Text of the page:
Tuskegee Airmen Observe 70-Year Legacy

WASHINGTON, Aug. 8, 2011 — More than 650 peo­ple gath­ered Aug. 3–7 for the 40th annu­al Tuskegee Air­men con­ven­tion, which fea­tured events through­out the nation­al cap­i­tal region.

This year’s theme, “70 Years of Avi­a­tion Excel­lence: Then, Now, the Future,” cel­e­brates the 70th anniver­sary of the Tuskegee Air­men lega­cy.

Six­ty-sev­en orig­i­nal Tuskegee Air­men reg­is­tered for the con­ven­tion; among them was retired Col. Charles E. McGee.

“Because we were seg­re­gat­ed, we were togeth­er over a long time, so some life­long friend­ships have come out of that expe­ri­ence,” McGee said. “Gath­er­ing at con­ven­tions is our way of keep­ing in touch, even though our num­bers are drop­ping off. Con­ven­tions are a chance for us to share with oth­ers in the dif­fer­ent com­mu­ni­ties.”

The week kicked off Aug. 3 with the final flight of an Army 1944 PT-13 Stear­man biplane, as it flew along the Potomac Riv­er. The air­craft orig­i­nal­ly was used to train Tuskegee pilots before retir­ing from mil­i­tary ser­vice as a crop duster.

Rec­og­nized as a vital piece of avi­a­tion and African-Amer­i­can his­to­ry, the biplane — named the “Spir­it of Tuskegee” — will be viewed by future gen­er­a­tions at the Smith­son­ian Institution’s Nation­al Muse­um of African-Amer­i­can His­to­ry and Cul­ture.

The Tuskegee Air­men also hon­ored their brethren who lost their lives in ser­vice to their coun­try with a wreath-lay­ing cer­e­mo­ny at the Air Force Memo­r­i­al, and they received a sneak peak of the nation­al memo­r­i­al to Mar­tin Luther King Jr. that is set to open to the pub­lic lat­er this month on the Nation­al Mall.

Aug. 4 was set aside to inspire the avi­a­tors of tomor­row. About 400 teenagers from across the nation began their day at Joint Base Andrews, Md. They toured sta­t­ic air­craft dis­plays, watched oper­a­tional demon­stra­tions and tried on mil­i­tary gear. The teens then trav­eled to the Gay­lord Nation­al Resort and Con­ven­tion Cen­ter at the Nation­al Har­bor where they enjoyed a lunch with influ­en­tial avi­a­tion and mil­i­tary lead­ers, includ­ing the Tuskegee Air­men.

“It’s going great,” said Trent Dud­ley, the pres­i­dent of the Tuskegee Airmen’s East Coast chap­ter and event coor­di­na­tor. “Any time you can link the orig­i­nal air­men with the youth is won­der­ful.”

McGee not­ed the impor­tance of con­tin­u­ing the Tuskegee Airmen’s lega­cy.

“The way I put it when I talk to 7th graders or 8th graders is they need to real­ize that 25 years from now what’s going on in the coun­try is going to be what they’re doing,” he said. “So we hope that they’re still focused to pre­serve our free­doms and still seek equal oppor­tu­ni­ty and equal access for all.”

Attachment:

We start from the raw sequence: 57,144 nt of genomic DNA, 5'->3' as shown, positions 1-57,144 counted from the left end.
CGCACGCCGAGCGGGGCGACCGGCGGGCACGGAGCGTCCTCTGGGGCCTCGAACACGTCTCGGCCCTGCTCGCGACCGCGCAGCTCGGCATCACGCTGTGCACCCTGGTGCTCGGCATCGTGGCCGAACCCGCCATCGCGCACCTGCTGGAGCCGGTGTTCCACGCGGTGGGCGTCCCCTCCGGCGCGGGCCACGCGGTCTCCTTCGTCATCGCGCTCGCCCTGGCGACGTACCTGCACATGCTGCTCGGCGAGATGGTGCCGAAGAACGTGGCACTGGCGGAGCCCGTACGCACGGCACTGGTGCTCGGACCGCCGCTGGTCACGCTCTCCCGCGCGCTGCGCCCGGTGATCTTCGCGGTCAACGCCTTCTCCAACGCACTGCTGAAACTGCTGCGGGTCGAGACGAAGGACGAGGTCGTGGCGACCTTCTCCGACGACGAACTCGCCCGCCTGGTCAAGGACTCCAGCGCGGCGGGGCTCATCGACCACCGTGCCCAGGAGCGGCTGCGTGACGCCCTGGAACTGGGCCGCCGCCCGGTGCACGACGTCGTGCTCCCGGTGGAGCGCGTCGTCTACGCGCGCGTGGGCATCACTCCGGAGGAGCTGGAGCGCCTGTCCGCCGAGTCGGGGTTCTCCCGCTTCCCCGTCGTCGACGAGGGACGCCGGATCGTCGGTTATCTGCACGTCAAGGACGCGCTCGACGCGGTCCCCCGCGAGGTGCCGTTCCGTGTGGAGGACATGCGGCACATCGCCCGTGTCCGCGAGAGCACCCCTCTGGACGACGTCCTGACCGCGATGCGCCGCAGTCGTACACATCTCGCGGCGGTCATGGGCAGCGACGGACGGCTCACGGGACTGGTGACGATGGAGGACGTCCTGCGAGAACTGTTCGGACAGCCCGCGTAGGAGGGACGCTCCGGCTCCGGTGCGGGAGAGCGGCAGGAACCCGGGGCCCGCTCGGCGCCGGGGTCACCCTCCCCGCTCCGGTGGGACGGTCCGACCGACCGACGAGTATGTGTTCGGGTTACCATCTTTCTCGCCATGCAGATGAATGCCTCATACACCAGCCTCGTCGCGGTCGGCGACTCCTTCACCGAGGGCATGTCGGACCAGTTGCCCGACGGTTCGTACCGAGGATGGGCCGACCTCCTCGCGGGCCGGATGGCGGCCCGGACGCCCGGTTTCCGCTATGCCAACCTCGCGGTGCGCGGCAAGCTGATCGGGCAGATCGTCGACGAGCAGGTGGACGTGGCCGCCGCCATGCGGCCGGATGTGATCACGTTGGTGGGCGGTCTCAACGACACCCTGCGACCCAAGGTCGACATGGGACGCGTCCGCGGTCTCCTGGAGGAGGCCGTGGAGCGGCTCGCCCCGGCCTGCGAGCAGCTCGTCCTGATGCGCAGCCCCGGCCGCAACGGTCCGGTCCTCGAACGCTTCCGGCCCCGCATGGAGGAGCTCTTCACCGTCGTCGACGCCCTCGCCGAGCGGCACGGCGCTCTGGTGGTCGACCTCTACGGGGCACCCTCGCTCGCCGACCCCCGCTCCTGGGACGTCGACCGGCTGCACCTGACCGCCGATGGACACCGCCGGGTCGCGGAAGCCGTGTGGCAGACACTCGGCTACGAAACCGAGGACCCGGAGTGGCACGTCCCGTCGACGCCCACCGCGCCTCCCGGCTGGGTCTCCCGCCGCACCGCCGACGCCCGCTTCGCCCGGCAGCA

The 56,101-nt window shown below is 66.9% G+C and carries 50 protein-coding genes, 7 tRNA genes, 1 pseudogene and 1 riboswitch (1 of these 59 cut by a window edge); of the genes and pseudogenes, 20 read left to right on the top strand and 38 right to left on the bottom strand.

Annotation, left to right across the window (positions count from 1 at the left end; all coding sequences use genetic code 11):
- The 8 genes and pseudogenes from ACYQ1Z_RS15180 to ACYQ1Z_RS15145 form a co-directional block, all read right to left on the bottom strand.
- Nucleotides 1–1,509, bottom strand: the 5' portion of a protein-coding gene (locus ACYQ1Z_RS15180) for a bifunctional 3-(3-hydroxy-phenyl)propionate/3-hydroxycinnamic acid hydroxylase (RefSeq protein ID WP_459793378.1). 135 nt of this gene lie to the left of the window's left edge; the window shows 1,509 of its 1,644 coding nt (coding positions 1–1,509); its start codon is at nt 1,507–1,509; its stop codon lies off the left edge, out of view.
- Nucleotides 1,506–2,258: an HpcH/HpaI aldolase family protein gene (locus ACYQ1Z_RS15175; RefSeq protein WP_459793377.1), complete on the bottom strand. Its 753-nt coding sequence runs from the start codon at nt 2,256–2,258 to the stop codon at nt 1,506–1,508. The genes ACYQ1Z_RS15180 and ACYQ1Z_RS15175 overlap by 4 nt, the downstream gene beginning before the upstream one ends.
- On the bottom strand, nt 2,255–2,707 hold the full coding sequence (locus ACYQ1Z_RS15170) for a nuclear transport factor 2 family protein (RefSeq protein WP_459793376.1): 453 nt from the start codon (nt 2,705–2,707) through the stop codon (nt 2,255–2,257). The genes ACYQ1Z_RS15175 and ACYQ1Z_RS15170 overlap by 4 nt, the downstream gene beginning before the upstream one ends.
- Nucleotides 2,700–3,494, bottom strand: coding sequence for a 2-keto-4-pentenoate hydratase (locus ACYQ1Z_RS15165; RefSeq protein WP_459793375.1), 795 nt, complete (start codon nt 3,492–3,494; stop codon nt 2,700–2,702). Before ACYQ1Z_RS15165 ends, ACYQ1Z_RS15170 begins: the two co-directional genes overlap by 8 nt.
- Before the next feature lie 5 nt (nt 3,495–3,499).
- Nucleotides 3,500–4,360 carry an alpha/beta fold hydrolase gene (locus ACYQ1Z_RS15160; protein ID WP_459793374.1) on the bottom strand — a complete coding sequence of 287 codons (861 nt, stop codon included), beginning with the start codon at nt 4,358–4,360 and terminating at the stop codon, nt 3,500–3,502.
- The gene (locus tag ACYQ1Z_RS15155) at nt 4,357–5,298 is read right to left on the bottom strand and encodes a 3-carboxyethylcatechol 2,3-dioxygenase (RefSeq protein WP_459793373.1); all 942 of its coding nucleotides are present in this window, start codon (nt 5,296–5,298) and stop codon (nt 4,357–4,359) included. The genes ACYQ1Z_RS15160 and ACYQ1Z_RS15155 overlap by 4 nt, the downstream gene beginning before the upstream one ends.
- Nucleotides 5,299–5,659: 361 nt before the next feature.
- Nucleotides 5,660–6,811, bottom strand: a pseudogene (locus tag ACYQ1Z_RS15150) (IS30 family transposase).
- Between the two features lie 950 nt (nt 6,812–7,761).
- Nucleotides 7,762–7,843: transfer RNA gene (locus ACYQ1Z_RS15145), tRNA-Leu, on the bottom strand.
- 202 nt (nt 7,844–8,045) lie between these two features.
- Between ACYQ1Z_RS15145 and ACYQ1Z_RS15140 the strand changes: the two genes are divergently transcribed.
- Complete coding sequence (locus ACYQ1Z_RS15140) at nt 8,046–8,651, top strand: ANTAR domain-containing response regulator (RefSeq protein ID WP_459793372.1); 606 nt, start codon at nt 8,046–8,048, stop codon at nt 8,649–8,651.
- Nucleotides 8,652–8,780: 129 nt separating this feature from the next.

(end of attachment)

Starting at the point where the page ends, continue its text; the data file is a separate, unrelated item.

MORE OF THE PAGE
The Aug. 4 focus turned to the mil­i­tary mem­bers mak­ing sac­ri­fices in today’s wars. An exec­u­tive and senior-leader pan­el field­ed ques­tions from an almost all-mil­i­tary audi­ence. Top­ics includ­ed pos­si­ble changes to the mil­i­tary retire­ment sys­tem, diver­si­ty in the mil­i­tary and men­tor­ing.

“Diver­si­ty is a mil­i­tary neces­si­ty,” said Jar­ris Tay­lor Jr., deputy assis­tant sec­re­tary of the Air Force for strate­gic diver­si­ty inte­gra­tion. “Diver­si­ty is a lead­er­ship and man­age­r­i­al phi­los­o­phy, not mil­i­tary equal oppor­tu­ni­ty. It’s about orga­ni­za­tion­al change.”

“The more diverse that we are, the bet­ter,” said retired Lt. Col. James C. War­ren, an orig­i­nal Tuskegee Air­man. “If we quit using hyphen­ations in Amer­i­ca, we’ll get along much bet­ter. I’m not an African-Amer­i­can — I’m an Amer­i­can cit­i­zen.”

War­ren has attend­ed 39 of the 40 Tuskegee Air­men con­ven­tions. He missed one because he was still on active duty serv­ing in the Viet­nam War.

Halfway through the day Aug. 5, a large crowd of hotel staff and guests lined the hall­way out­side the ball­room used for the con­ven­tion. When the Tuskegee Air­men and cur­rent mil­i­tary ser­vice mem­bers broke for lunch, they were greet­ed with an explo­sion of clap­ping and cheer­ing.

“It’s such an hon­or for us to be able to host the Tuskegee Air­men. They are Amer­i­can icons,” said Aimie Gor­rell, the Gay­lord Nation­al Resort and Con­ven­tion Cen­ter direc­tor of pub­lic rela­tions. “We were thrilled that about 400 of our staff were able to take time away from their work today to come out and do what we call a ‘stand­ing ova­tion.’ We do a stand­ing ova­tion for our very most VIP guests and cus­tomers, and cer­tain­ly the Tuskegee Air­men are our true VIPs today.”

The con­ven­tion served as a reminder of just how diverse Amer­i­can soci­ety has become in present day, McGee said.

“It’s been reward­ing to be a part of the expe­ri­ence,” McGee said, “and see that change has tak­en place. I believe it’s for the good. Our coun­try is more diverse now than it was then, so we need to stay on that road, … because tal­ent doesn’t come with hap­pen­stance of birth.”

Source:
U.S. Depart­ment of Defense
Office of the Assis­tant Sec­re­tary of Defense (Pub­lic Affairs)